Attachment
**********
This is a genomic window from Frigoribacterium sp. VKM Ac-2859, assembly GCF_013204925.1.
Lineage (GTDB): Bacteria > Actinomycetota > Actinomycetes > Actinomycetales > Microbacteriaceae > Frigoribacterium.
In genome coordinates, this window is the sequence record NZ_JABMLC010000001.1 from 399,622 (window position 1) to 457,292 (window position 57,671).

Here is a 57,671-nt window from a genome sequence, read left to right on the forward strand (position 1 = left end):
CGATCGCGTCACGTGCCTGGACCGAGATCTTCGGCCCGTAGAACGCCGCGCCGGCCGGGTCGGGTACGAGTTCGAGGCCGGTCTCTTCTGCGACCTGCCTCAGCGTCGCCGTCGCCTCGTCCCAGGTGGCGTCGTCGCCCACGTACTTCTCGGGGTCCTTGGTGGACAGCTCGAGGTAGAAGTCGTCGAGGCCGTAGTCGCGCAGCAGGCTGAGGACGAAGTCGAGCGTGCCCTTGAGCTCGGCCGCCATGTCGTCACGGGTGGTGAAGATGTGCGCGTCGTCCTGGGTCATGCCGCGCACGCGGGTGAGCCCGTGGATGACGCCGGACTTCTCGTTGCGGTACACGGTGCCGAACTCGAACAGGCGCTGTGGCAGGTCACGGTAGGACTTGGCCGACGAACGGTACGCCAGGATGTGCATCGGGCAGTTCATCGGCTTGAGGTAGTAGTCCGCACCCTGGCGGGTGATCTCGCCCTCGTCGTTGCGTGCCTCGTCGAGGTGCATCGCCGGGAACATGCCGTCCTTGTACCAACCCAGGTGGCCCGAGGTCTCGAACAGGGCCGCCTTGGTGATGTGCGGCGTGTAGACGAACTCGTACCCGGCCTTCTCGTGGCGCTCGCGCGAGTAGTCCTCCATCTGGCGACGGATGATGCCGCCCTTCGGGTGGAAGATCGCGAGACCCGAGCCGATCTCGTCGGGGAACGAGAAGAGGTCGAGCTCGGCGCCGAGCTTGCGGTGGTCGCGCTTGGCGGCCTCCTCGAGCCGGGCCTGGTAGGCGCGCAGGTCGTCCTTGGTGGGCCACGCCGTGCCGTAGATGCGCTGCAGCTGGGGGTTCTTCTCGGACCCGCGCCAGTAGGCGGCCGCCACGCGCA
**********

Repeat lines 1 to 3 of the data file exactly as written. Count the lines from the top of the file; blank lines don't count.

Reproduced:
This is a genomic window from Frigoribacterium sp. VKM Ac-2859, assembly GCF_013204925.1.
Lineage (GTDB): Bacteria > Actinomycetota > Actinomycetes > Actinomycetales > Microbacteriaceae > Frigoribacterium.
In genome coordinates, this window is the sequence record NZ_JABMLC010000001.1 from 399,622 (window position 1) to 457,292 (window position 57,671).